For decades, every government has nonchalantly alienated Kashmiris. It passes all understanding how so sensitive, pressing and vital a matter can be dealt with so cavalierly. This too, thanks to political bickering — in J&K and Delhi — as well as ham-handedness by instruments of state. But lately, the deteriorating communal atmosphere across the country has aggravated our difficulties. Partition resulted from widespread Muslim fears about their position under Hindu rule, and the majority’s refusal to acknowledge those fears. If the present ruling dispensation also refuses to see that it has allowed, if not engendered, a steep rise of such fears, we are heading for huge trouble.
Our unique nationhood is so far held together by an equally unique success in keeping democracy going. It depends on an emollient ethos and a leadership from all constituent groups that is committed to a cohesive purpose transcending group interest or ambitions, a determination to find common ground and to making things work. Combine the decline in such leadership with an administrative apparatus sinking continuously into incompetence and venality, and you lose all possibility of sustaining society, leave alone coping with external dangers. The greatest defence against external forces is the respect you command. Nobody seems even aware of that word.
If our ways of attending to our affairs cannot but make Pakistan see opportunities, the best answer is to make ourselves a state so efficient that such opportunities cease to exist. Here, if nowhere else, our politicians must grow out of shoddy one-upmanship and cooperate in making us capable of facing dangers, both manifest and latent. They should have, if not a commitment to the nation to do right, at least enough sense to realise that foreign policy will not win or lose elections. Even Pakistan does not impinge enough to make a difference. Urging what should or must be done seems futile when those addressed won’t listen. One can only bear witness.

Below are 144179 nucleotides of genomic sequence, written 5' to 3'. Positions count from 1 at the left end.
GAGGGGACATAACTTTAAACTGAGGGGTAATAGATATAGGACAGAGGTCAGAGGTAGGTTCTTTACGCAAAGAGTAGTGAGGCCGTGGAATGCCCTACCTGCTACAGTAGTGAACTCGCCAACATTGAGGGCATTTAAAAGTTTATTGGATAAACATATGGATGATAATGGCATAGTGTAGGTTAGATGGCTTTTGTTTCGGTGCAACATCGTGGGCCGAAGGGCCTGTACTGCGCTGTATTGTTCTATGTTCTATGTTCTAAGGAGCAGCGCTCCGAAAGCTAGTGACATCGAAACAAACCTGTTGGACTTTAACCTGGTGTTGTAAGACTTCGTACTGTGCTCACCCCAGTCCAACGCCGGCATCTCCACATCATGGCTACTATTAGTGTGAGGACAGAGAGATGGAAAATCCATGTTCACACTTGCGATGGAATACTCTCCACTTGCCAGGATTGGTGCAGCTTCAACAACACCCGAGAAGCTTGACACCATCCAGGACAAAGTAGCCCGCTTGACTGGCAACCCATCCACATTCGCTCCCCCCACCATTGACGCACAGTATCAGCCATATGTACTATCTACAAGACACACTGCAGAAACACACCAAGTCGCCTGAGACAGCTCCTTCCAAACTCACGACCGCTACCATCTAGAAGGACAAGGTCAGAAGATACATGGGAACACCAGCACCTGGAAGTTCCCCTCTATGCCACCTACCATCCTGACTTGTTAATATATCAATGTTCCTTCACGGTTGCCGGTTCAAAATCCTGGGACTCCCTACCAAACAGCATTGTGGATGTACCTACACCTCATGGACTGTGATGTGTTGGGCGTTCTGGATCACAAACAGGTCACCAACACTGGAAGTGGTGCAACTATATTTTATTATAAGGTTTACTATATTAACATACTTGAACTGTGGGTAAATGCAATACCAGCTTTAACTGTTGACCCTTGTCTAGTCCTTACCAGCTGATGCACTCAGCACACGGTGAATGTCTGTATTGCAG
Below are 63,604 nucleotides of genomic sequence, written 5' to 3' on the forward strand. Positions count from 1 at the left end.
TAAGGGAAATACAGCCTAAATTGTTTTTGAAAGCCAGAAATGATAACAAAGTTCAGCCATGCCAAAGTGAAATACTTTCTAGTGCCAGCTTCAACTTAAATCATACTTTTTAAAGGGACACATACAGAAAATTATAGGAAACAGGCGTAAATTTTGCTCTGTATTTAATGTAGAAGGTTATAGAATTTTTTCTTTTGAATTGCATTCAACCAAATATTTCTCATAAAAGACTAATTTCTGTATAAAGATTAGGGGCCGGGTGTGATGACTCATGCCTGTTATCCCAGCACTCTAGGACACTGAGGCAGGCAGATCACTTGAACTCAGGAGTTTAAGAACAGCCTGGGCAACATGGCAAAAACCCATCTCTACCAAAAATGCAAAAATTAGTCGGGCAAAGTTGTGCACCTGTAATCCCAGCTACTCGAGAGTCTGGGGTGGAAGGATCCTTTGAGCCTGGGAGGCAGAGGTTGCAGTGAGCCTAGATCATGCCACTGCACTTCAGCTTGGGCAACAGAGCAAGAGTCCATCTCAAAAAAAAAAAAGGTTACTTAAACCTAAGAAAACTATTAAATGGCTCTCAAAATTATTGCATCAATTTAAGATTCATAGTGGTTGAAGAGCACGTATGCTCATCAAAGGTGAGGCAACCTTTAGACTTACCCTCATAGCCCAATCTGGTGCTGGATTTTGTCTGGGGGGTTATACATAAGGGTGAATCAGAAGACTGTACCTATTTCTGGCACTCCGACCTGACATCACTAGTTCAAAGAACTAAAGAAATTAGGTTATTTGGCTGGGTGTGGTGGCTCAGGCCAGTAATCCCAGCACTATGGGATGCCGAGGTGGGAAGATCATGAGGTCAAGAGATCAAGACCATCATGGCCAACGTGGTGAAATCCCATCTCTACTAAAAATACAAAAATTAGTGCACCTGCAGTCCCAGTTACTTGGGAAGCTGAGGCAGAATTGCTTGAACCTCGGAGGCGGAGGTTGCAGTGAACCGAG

But more than foreign policy, democracy’s innate drawback is the power of irrational, ultimately self-destructive, mass urges and prejudices to determine decisions. That is no reason to deride, much less discard democracy. Authoritarianism, so facilely tempting as providing better results, has many more mistakes and evils to answer for. Moreover, nowadays governments everywhere find their institutions and mechanisms inadequate to handling the complexities of modern challenges. The bigotry, divisiveness and even violence — all the ugliest forces that can threaten a democracy — are today shaking its oldest and for long its most enviable exemplar. Popular disgust with government remoteness and non-performance threatens not just America. Its still immense power, means the whole world would suffer from its possible, disturbingly irresponsible leadership, even though the majority would not want it. Don’t imagine it cannot happen here.
We, as a nation, seem oblivious to pervasive, highly volatile dangers. Repeated inflictions of horror fail to awake us. What would happen in and to our country if multiple attacks like those in Mumbai occurred in quick succession? Consider the panic of an excitable, undisciplined people, compounded by the unpreparedness, inadequacy and sheer clumsiness of our state apparatus. What of social tensions and the damage to democracy?
These are not apocalyptic nightmares but likely possibilities. Here too anger and frustration can feed demagogic assaults on democracy. Every country is vulnerable to terror. None knows when it may strike, none has developed immunity. France’s subjections have produced no answers, only the churning of a great tradition. Imagine what would happen here. We just cannot carry on like this.